Here at You Over Me, we see the power of engaging with others. So we took some time yesterday to go talk to someone special to find out his story and the reason why he is where he is today. We met up with ‘Joe’ (he preferred not to be pictured), a 39 year old homeless man that is usually situated in Newtown, and I drive past him everyday that I go to work. He always has all of his possessions packed into three or four bags next to him. He’s certainly not your average joe (pun intended), and showed me that there is definitely always more the eye.
Q1: How did you come to live here?
I used to live in a little house with my wife at the time, and owned my own business (he described it as a paper printing company, similar to Kinko’s). It was destroyed by the downturn in the economy and the Internet and personal computers coming in- not many people needed to come in and print documents anymore as they had their own printers at home. It was so sad, I’d owned the company for over 10 years and had built so many relationships from it. After that, my wife and I started to grow apart and eventually she wanted a divorce, which because of a prenup that we signed before, I had to give her most of my money on top of expensive divorce fees. I spiralled into depression and drinking. I’ve been homeless for about two years now.
Q2: What do you do everyday? Do you have job?
Contrary to popular belief, some of us work bloody hard everyday. Although I no longer have a home, everyday I’m trying to pick myself up and save up for something small. I wasn’t always like this (homeless), and I don’t believe I always will be. I work as a cleaner in the city, and so every morning I wake up at about 6am and go to the gym on the corner where they let me use the showers and get ready for work. Real nice of them. Rand, the owner he’s a good bloke, always helps me out when I’m in need. I work damn hard and haven’t called in sick even for one day. But the rental and housing rates are just too high, I can’t afford it at the moment and haven’t been able to get too many shifts.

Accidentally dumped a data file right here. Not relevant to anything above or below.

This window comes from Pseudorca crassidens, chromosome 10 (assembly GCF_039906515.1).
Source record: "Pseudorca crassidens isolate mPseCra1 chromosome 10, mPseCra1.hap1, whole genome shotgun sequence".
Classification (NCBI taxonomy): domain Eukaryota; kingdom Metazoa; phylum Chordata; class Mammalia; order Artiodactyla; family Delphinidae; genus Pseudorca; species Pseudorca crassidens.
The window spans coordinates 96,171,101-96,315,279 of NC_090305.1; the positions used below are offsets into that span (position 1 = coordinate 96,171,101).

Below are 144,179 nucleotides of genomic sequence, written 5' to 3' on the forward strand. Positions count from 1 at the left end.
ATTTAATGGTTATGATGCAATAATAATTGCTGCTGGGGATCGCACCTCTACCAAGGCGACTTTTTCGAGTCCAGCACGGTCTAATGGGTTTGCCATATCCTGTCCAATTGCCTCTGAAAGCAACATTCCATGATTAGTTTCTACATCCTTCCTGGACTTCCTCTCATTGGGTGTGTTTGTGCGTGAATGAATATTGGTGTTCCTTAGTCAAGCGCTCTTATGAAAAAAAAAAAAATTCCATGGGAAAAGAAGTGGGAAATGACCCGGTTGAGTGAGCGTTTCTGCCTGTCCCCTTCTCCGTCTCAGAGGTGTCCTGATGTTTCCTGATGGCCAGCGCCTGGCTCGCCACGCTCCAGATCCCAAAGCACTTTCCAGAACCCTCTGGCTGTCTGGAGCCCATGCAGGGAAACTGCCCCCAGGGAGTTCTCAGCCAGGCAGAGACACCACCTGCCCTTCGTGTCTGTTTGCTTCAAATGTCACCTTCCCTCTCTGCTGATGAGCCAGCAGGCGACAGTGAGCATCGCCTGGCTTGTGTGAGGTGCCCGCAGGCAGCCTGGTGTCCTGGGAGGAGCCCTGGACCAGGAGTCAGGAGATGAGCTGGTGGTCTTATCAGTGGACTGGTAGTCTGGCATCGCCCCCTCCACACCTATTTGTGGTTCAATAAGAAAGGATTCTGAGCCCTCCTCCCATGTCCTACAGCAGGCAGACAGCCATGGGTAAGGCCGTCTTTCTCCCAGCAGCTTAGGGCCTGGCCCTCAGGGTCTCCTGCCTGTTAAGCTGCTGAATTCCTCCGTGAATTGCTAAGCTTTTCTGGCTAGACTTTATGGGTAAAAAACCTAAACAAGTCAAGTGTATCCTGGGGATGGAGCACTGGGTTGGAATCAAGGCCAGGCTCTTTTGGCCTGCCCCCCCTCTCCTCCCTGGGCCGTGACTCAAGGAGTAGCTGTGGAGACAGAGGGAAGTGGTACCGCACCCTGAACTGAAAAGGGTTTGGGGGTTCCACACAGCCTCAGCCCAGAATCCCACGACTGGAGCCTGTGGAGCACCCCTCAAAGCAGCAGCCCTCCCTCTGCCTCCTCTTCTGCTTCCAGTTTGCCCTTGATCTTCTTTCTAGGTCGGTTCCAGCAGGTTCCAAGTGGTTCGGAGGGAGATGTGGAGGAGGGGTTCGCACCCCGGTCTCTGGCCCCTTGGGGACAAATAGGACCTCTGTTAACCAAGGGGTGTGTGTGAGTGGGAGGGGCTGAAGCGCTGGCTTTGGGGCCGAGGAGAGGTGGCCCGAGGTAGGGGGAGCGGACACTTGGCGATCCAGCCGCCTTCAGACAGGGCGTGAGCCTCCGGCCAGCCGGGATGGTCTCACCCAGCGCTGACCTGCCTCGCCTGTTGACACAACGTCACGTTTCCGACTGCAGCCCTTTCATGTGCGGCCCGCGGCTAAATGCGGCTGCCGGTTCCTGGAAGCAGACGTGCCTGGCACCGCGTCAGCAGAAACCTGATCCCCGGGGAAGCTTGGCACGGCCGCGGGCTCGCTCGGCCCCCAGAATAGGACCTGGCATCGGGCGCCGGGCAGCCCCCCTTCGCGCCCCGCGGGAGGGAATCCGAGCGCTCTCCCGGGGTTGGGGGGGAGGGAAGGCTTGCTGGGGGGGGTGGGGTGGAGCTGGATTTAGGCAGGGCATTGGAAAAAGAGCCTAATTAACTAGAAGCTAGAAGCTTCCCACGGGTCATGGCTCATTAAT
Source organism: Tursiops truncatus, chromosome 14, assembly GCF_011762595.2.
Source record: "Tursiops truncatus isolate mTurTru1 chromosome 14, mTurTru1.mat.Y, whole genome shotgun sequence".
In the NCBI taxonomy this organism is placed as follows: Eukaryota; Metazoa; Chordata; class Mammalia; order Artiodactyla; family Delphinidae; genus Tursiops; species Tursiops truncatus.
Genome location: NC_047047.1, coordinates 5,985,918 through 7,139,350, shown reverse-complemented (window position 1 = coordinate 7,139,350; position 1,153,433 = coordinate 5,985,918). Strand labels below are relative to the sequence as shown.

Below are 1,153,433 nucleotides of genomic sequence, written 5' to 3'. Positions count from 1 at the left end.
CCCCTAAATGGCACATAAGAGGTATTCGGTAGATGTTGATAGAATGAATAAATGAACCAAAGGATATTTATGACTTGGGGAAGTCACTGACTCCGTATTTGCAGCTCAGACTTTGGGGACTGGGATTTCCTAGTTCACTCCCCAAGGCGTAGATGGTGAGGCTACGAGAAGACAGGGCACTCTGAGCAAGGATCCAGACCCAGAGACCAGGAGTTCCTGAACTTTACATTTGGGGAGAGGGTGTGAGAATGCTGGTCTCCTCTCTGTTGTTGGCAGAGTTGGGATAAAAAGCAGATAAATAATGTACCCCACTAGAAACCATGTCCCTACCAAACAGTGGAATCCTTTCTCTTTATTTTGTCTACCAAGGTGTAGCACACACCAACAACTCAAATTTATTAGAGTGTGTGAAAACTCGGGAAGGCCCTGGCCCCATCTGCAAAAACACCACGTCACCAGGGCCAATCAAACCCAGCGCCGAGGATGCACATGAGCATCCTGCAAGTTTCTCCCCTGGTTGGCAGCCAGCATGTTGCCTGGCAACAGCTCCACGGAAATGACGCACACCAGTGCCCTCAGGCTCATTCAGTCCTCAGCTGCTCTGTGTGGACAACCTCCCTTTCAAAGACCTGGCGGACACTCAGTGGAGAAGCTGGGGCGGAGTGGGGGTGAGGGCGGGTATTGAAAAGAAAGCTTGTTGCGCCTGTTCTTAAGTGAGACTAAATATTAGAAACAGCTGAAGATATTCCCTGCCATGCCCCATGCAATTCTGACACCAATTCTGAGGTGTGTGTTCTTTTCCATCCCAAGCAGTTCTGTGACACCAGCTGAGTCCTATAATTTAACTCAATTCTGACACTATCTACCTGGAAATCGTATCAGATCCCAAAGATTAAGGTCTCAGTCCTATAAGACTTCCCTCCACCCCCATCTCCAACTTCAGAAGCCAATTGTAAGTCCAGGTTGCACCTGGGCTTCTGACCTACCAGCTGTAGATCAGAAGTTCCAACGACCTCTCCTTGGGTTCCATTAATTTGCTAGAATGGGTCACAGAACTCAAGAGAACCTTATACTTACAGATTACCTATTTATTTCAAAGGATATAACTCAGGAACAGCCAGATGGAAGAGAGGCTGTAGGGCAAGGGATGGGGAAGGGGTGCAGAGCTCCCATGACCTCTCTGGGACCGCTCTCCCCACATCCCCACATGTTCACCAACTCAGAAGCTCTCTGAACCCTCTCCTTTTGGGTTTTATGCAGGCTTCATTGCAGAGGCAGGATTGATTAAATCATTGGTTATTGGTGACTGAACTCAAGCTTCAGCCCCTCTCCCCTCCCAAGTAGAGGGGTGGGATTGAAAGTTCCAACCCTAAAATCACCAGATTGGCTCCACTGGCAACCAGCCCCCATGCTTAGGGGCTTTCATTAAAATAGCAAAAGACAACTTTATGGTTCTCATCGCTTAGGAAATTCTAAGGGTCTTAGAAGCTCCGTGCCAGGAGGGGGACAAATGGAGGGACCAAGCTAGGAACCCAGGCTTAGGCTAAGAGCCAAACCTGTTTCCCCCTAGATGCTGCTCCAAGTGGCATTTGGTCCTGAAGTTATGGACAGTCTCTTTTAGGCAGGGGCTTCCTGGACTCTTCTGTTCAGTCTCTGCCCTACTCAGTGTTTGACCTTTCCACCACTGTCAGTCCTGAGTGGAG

Q3: What’s the hardest part of being homeless?
Everyday is a struggle. Finding something to eat that is substantial, finding shelter when the shelter homes are full. The other day, I went into Maccas to get something to eat, and it was humiliating. Everyone was looking down at me because of the way that I was dressed. I used to be like everyone else, but it sometimes seems like we’re a completely different race or group from others. I didn’t get any shifts the week before as the company that I work as a cleaner closed for a week and didn’t need me, so I didn’t have much money for food. I wanted to get a burger but I only had a few dollars in my pocket, and I was missing 50 cents. So I couldn’t get the burger as I didn’t have 50 cents. It’s also hard because although I don’t have an alcohol problem anymore, sometimes when it’s freezing out here and all I have is one thin blanket, sometimes not even, I’m going to go to the liquor store and buy a drink when it’s that cold to warm me up a bit.
Joe, like many others, are not simply homeless because they choose to be. Many hardships and personal traumas have led to such situations, and many of them are working hard to change that around. We hope that this interview has helped bust the myth that homeless people are lazy and don’t actually have jobs. Clearly, that’s not the case. Stay tuned for more interviews!
Written by JC